Over the past week I have spent at least half of my waking hours listening to “Feel Special” by Twice, at this point my favorite Twice song by far. I love upbeat dance pop because it both matches and fuels my cheery and energetic day to day personality. I most appreciate “Feel Special” because within its positive and uplifting grooves, it contains more melancholy lyrics about feeling alone, motionless, and without purpose.
These more somber lyrics spurred me to reflect on my own history of feeling misunderstood and isolated. Growing up, I felt distanced from most of my peers because, at least on the surface, they tended to care about popularity and grades whereas I wanted to find a way to get out of my household and to find meaning in what felt like a hopeless existence. This feeling of otherness followed me into undergrad, where I at first struggled to cope with my PTSD before later healing and thriving. Throughout high school and early undergrad, I had supportive friends who did their best and who I still feel so grateful for, though at the same time I always felt older than them, like I occupied a different and more isolating realm of angst.
These feelings shifted when I went to long-term therapy for the first time in undergrad and when I started to read and reread Appetites by Caroline Knapp. In one of my initial sessions with my therapist L, I told him that I do not get angry, unlike other humans; he saw through that and encouraged me to express my anger, that I could do so using direct communication without turning into my mother. When I read Appetites, I thought to myself: finally, someone who gets it, someone who’s relentlessly reflective about both themselves and the greater world, who questions how society teaches women and femme folks to use thinness and men and awards as proxies for self-love and self-fulfillment. I remember with great fondness some of my favorite therapy sessions with L, the ones that involved me reading long passages from my abundantly-bookmarked copy of Appetites and then looking up at him with an expression on my face like, isn’t this so amazing?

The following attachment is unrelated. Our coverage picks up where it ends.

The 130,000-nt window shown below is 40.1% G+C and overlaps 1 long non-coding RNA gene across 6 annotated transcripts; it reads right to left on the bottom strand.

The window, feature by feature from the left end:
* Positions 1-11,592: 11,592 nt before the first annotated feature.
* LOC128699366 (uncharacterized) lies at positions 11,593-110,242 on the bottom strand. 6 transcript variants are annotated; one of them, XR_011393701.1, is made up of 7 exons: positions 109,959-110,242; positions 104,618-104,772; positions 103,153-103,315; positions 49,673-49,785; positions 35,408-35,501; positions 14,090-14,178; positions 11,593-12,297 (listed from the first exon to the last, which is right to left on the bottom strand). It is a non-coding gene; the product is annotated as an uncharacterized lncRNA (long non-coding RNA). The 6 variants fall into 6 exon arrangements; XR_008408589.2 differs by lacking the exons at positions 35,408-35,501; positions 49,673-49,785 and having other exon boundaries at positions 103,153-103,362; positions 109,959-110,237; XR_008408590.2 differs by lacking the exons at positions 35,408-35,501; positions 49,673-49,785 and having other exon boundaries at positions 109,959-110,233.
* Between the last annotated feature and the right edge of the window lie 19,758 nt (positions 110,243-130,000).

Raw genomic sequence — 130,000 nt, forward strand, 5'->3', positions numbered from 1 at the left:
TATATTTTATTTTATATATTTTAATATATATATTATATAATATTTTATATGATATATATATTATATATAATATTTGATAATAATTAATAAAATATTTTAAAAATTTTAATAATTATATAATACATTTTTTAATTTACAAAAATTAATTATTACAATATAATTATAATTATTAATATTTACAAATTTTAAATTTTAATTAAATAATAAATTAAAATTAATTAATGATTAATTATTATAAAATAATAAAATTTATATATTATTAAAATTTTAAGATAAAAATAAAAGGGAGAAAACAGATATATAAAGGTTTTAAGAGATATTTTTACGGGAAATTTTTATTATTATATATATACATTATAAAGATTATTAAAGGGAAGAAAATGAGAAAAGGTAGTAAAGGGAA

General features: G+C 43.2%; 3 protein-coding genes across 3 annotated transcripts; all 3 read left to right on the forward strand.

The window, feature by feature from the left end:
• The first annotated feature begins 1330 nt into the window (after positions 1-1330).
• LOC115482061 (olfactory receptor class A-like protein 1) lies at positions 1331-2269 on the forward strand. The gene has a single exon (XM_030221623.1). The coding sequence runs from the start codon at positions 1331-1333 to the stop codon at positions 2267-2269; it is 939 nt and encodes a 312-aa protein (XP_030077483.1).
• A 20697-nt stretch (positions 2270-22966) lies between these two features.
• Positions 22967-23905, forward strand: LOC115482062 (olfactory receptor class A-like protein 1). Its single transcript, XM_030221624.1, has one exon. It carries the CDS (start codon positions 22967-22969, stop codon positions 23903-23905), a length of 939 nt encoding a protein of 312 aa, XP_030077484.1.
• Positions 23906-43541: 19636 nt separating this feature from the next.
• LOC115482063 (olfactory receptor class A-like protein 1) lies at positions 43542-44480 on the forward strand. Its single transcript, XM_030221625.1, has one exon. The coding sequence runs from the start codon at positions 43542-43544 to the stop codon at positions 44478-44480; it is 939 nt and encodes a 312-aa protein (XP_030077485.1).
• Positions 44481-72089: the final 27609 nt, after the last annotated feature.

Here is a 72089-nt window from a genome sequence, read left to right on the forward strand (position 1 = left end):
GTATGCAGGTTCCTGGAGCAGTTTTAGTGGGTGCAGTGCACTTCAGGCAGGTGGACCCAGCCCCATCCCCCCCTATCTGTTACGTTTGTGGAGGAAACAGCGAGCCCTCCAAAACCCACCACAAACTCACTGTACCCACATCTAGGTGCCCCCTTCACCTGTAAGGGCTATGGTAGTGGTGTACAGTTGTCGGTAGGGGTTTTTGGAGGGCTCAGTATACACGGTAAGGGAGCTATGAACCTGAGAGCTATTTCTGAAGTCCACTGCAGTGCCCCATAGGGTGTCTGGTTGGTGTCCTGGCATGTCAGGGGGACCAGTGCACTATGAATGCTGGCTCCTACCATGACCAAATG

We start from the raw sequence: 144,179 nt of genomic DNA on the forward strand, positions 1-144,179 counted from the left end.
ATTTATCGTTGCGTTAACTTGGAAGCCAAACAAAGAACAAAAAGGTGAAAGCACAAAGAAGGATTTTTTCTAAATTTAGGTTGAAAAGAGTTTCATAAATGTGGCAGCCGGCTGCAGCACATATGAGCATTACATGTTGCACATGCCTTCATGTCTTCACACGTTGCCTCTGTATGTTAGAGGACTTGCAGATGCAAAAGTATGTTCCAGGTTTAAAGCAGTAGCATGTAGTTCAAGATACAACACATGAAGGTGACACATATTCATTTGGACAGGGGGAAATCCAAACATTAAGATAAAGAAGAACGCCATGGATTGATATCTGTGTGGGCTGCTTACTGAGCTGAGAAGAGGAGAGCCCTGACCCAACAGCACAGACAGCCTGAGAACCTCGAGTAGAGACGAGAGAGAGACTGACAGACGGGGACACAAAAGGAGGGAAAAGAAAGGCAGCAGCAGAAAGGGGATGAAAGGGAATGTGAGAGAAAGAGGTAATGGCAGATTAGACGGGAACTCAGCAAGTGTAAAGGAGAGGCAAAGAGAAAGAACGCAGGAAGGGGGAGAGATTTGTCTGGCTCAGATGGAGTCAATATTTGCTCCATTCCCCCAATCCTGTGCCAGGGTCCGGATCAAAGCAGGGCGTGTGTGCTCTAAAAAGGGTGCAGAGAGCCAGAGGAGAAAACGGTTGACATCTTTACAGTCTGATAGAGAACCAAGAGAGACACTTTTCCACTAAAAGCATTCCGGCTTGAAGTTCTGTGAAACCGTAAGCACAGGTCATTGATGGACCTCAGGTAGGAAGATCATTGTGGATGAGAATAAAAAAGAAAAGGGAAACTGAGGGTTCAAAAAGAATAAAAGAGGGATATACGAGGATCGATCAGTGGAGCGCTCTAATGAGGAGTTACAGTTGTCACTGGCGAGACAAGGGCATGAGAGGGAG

Now, the days when I feel misunderstood feel much less frequent. I have two best friends who value independence, communication, art, social justice, and not settling for mediocre men as much as I do, as well as other friends and acquaintances who I check in with every now and then. I write on this blog and read mostly kind comments and the occasional direct message that makes me smile and feel that some of what I share helps in developing folks’ self-compassion and motivation to question oppressive social structures. In moments of despair, I return to Appetites and I read, journal, and self-reflect.
I still do sometimes feel misunderstood or disconnected. I feel isolated or even annoyed when people talk about compulsory heteronormative practices like weddings or having kids without feminist critique. I want to distance myself when those in my professional circles glorify researchers – even social justice-oriented ones – without recognizing how that glorification can contribute to the minimization of the harm that academics perpetrate on vulnerable groups (e.g., grad students). At times I still I wish I had an older queer Asian American male role model who loved himself regardless of his connection to a romantic partner.
I see now though the merits of feeling misunderstood or feeling lonely. These emotions act as signals for what I’m currently wanting, what I’m in the process of searching for. Feeling misunderstood pushes me to cultivate community with folks who question societal norms and who value intrinsic self-love more than external forms of validation. Loneliness motivates me to act as my own self-compassionate and self-loving queer Asian male role model. I don’t think I was wrong to feel misunderstood or lonely as a child or adolescent, because I was. I wanted more from others and more from myself. Though my current feelings of connection with myself and others may ebb and flow as the years go on, I’m celebrating that at least right now, these relationships do indeed make me feel understood, loved, and special.
Have you felt misunderstood or lonely in your life at any point? And if so, how have you coped with those feelings? General reactions or feelings in relation to this post? Also omg because I probably won’t make a separate post about it, if anyone else is a fan of “Feel Special” feel free to share in the comments because I am obsessed with the song: the iconic halftime prechorus, the uplifting synths and melodies in the chorus, the wrist flick choreo in the dance break outro UGH Twice did that even though I still find their like pre-2019 output aside from “Likey” unfulfilling. Until next post!